4
$\begingroup$

I have created a linear regression model for a set of data. I have calculated the slope and intercept of the line.

If given a theoretical slope for this kind of data, how can I test to see if the slope that I calculated and the theoretical slope are significantly different?

For example, the slope I calculated is 0.02 and the theoretical slope is 0.01, are they significantly different? How can I tell? I am working in R.

$\endgroup$
2
  • 2
    $\begingroup$ By doing a one sample t-test. The regression output provides you with estimate, standard error and degrees of freedom for the observed slope and that is really all you need for a t-test. Alternatively you can use the confint function to get the confidence interval of the observed slope, $\endgroup$ – Roland Oct 16 '17 at 13:27
  • $\begingroup$ Say your variable of interest is X. Put offset(0.01 * X) and X itself into the regression equation and then test the coefficient of X or establish a confidence interval for it. @Roland suggestion works too of course. $\endgroup$ – mdewey Oct 16 '17 at 13:42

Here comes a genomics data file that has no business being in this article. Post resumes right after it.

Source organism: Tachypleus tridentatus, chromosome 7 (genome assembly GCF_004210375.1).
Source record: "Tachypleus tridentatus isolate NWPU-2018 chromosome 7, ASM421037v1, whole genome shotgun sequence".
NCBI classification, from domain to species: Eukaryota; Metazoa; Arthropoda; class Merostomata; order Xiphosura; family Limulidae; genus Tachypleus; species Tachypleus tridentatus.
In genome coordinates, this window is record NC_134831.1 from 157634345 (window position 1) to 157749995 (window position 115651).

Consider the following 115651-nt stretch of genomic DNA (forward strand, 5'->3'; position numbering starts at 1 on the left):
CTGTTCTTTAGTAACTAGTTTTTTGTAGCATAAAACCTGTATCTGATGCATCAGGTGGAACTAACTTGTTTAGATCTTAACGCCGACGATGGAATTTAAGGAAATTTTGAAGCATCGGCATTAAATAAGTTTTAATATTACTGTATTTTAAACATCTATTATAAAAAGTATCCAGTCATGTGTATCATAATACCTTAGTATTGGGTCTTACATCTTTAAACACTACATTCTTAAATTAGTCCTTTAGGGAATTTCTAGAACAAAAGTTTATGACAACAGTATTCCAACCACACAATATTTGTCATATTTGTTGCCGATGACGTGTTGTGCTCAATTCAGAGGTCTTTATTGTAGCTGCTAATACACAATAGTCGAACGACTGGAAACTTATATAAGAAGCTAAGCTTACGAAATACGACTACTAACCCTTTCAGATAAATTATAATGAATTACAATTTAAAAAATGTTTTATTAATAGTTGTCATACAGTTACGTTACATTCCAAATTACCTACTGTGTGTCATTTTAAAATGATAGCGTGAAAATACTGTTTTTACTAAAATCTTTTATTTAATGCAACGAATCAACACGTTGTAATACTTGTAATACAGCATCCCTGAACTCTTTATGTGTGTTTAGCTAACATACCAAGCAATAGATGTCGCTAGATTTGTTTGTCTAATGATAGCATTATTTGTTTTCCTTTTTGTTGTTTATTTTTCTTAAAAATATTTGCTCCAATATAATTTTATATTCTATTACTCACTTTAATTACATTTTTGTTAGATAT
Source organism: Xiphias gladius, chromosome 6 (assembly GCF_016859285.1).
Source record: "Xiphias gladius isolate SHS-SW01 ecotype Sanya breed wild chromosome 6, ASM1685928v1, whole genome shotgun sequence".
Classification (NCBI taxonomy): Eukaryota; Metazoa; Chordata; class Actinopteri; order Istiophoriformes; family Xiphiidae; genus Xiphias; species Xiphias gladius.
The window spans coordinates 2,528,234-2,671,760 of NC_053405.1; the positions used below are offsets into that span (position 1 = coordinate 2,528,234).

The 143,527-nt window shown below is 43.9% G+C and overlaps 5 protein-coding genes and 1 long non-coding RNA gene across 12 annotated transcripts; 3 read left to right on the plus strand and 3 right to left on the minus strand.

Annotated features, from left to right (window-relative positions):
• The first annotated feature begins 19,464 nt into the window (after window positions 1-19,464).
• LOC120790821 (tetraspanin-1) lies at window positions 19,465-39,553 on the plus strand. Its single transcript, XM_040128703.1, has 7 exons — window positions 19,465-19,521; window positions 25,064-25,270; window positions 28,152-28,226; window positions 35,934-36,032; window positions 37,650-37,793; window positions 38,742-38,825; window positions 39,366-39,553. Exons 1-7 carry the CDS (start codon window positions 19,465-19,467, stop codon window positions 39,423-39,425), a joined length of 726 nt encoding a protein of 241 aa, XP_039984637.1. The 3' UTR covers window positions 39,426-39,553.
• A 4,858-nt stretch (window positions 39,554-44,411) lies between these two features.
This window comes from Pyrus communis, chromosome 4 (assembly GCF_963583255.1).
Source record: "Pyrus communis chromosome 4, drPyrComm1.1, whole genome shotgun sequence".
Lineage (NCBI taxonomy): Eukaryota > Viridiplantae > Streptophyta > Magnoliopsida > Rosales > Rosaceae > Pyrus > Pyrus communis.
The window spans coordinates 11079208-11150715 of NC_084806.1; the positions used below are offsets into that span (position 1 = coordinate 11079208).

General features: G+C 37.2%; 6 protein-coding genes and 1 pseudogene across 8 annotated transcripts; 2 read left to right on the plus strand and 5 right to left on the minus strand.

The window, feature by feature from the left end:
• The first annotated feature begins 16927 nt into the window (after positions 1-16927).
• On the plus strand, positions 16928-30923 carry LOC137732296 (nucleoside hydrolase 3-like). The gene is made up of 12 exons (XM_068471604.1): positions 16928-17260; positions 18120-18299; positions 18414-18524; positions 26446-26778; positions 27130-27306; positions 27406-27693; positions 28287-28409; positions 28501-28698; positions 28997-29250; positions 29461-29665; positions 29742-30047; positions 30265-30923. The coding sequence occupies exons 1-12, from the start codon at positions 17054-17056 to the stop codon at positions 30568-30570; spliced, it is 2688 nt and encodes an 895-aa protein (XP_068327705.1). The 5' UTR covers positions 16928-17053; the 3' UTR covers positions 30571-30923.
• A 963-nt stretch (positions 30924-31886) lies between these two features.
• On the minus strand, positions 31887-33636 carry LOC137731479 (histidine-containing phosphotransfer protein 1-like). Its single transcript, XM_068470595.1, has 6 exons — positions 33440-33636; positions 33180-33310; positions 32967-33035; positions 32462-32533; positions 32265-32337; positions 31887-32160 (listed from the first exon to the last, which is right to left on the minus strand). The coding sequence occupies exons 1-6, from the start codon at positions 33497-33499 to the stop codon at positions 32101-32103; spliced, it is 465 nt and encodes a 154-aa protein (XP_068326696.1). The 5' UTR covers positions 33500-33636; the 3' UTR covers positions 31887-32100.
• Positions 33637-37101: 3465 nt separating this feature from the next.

4
$\begingroup$

People are usually interested in testing if a parameter estimate is equal to $0$ because that represents no relationship. (In other contexts, 'no relationship' can be other values, such as a ratio of $1$.) However, there is no reason you need to use that specific value as your null. If you have a theoretical basis for wanting to determine if the observed slope is consistent with $.01$, you very much can use that as your null. You will just have to do that manually, since it isn't what software will output by default. The standard formula for a $t$-test is:
$$ t = \frac{(\hat\beta_j - \beta_{j\text{ NULL}})}{SE} $$ Since $\beta_{j\text{ NULL}}$ is taken by default to be $0$, that drops out and software just provides your estimate divided by the standard error. Here, you will just need to do the arithmetic yourself. Then you compare your computed $t$-statistic to the relevant $t$-distribution with the same degrees of freedom as the original test.

$\endgroup$

Your Answer

By clicking “Post Your Answer”, you agree to our terms of service, privacy policy and cookie policy

Not the answer you're looking for? Browse other questions tagged or ask your own question.